Three subsidiaries of a multinational chemical company reached a $3.4 million civil penalty settlement agreement with the EPA and Department of Justice (DOJ) in October 2021, the EPA announced. The agreement includes upgrades and “compliance measures estimated to cost $50 million to resolve allegations they violated the Clean Air Act (CAA) and state air pollution control laws at six petrochemical manufacturing facilities located in Channelview, Corpus Christi, and LaPorte, Texas, and Clinton, Iowa.… The settlement … will eliminate thousands of tons of air pollution from flares.”
The chemical company has offices in London and a U.S. headquarters in Houston. “Worldwide, the company is the largest licensor of polyethylene and polypropylene technologies and the third largest independent chemical manufacturer,” reports BIC Magazine. “It also produces ethylene, propylene, polyolefins, and oxyfuels.”
The complaint alleges chemical companies “failed to properly operate and monitor their industrial flares,” regularly “oversteamed” flares, and “failed to comply with other key operating constraints to ensure the volatile organic compounds (VOCs) and hazardous air pollutants contained in the gases routed to the flares [were] effectively combusted.”
The EPA reported “environmental justice concerns at the two Channelview facilities for exposure to particulate matter (2.5 micron), ozone, toxic cancer risk, and respiratory hazard.”
“The settlement requires the companies to install and operate air pollution control and monitoring technology to reduce flaring and the resulting harmful air pollution from 21 flares at the six facilities,” the EPA news release states. “Once fully implemented, the pollution controls are estimated to reduce emissions of climate-change-causing greenhouse gases, including CO2, methane, and ethane, by almost 92,000 tons per year. The settlement is also expected to reduce emissions of ozone-forming VOCs by almost 2,700 tons per year and of toxic air pollutants, including benzene, by nearly 400 tons per year.”
Flares, used to combust waste gases, are required to have “high combustion efficiency,” resulting in efficient operations that “combust nearly all harmful waste gas constituents, like VOCs and hazardous air pollutants, and turn them into water and carbon dioxide,” according to the EPA. Inefficient flaring practices and outdated flare equipment often result in large amounts of greenhouse gas (GHG) emissions.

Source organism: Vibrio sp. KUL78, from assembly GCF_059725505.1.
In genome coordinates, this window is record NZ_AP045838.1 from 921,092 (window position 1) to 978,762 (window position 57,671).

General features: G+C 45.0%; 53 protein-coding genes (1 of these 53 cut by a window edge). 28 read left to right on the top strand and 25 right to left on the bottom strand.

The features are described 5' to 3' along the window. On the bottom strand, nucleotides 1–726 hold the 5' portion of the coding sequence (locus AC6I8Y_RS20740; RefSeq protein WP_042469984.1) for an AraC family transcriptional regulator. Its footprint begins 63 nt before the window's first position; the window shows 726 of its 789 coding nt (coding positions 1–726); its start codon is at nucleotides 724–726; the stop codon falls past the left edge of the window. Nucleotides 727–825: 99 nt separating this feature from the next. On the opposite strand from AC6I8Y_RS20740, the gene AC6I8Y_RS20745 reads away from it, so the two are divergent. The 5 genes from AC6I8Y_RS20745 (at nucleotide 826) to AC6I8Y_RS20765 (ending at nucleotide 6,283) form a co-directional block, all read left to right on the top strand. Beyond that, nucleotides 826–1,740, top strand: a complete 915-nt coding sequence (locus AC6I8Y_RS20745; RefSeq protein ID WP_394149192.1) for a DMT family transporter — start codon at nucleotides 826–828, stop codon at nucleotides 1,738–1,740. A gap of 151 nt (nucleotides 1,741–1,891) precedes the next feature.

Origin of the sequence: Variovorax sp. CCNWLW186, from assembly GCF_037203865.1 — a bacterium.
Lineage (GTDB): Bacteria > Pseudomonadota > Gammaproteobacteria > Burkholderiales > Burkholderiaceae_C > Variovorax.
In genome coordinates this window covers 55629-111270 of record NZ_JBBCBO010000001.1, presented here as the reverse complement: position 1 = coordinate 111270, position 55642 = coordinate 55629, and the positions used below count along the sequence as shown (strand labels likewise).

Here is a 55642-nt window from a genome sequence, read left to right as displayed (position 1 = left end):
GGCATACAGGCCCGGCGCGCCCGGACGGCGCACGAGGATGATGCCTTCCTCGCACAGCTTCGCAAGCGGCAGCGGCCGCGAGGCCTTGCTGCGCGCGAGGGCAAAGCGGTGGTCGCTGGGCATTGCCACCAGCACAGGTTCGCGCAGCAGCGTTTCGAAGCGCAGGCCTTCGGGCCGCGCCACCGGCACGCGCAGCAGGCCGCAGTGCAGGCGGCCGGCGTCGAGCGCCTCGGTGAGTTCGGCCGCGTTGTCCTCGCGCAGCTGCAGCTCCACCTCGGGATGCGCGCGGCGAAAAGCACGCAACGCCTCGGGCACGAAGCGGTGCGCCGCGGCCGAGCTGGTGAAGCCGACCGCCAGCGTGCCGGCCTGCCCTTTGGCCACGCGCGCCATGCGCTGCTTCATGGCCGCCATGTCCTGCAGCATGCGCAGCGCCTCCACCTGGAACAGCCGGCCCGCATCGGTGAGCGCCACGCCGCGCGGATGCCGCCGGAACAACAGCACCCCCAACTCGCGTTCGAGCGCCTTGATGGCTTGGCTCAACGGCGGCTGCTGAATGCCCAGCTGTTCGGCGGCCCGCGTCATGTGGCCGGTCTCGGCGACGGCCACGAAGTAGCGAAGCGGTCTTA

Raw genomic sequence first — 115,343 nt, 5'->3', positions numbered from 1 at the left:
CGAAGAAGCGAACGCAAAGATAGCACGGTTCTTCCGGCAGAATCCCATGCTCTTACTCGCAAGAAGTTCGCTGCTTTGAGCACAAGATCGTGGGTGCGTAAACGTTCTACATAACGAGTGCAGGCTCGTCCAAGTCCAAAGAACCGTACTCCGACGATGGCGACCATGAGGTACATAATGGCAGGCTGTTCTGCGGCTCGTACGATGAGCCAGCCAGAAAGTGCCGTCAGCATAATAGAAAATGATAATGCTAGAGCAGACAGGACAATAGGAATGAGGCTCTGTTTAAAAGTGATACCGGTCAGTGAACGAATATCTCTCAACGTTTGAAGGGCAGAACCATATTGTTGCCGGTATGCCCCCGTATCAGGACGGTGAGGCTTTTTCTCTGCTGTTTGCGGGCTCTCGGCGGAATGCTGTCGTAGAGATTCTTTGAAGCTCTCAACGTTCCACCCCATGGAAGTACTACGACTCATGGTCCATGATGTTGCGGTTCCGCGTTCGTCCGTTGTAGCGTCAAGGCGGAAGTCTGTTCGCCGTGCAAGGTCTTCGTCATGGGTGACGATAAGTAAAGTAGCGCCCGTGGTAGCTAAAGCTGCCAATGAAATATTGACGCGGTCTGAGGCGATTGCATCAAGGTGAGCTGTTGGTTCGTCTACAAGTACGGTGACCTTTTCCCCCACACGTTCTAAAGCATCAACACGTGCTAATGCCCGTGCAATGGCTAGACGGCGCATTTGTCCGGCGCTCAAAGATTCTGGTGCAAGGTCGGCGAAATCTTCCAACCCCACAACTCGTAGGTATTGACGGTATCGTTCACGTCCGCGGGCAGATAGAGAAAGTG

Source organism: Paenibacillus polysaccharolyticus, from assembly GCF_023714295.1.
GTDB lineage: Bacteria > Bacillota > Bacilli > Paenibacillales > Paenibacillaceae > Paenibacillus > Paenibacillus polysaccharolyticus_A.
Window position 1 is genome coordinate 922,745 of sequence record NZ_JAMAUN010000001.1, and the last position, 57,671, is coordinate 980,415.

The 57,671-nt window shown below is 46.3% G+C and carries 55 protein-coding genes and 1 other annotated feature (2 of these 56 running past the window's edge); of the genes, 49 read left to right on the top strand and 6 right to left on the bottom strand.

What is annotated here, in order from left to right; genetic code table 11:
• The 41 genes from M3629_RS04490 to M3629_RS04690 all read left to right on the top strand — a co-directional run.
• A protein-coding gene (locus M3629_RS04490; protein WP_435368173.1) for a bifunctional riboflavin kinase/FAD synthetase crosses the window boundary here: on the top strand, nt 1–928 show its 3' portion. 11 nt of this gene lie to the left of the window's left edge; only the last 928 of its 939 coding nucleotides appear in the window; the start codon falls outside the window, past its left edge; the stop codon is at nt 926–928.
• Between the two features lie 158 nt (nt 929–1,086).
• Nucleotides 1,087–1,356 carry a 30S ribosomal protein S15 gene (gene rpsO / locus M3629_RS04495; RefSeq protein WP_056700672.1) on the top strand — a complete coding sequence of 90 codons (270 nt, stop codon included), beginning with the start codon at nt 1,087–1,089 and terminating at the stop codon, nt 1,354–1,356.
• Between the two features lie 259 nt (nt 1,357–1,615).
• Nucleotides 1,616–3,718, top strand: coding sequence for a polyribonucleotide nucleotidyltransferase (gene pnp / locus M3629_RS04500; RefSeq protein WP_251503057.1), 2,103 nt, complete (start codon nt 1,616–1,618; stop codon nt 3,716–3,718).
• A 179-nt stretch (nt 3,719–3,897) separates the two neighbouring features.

The chemical company “will take several steps to minimize the waste gas sent to its flares at each facility,” the EPA states, including:
- Operating flare gas recovery systems at certain facilities that recover and “recycle” the gases instead of sending them to be combusted in a flare. This will allow the gases to be reused as a fuel at its facilities or a product for sale.
- Creating waste minimization plans for each facility to further reduce flaring.
- Installing and operating instruments and monitoring systems to ensure the gases that must be sent to its flares are efficiently combusted.
The chemical company “will also perform air quality monitoring that is designed to detect the presence of benzene at the fence lines of the six covered plants. Monitoring results must be publicly posted, providing the neighboring communities with more information about their air quality. The monitoring requirements also include triggers for root cause analysis and corrective actions if fence line emissions exceed certain thresholds. Flare compliance is an ongoing priority for EPA under its National Air Toxics Initiative.”
The consent decree is in the Southern District Court of Texas for a 30-day public comment period and is subject to final court approval.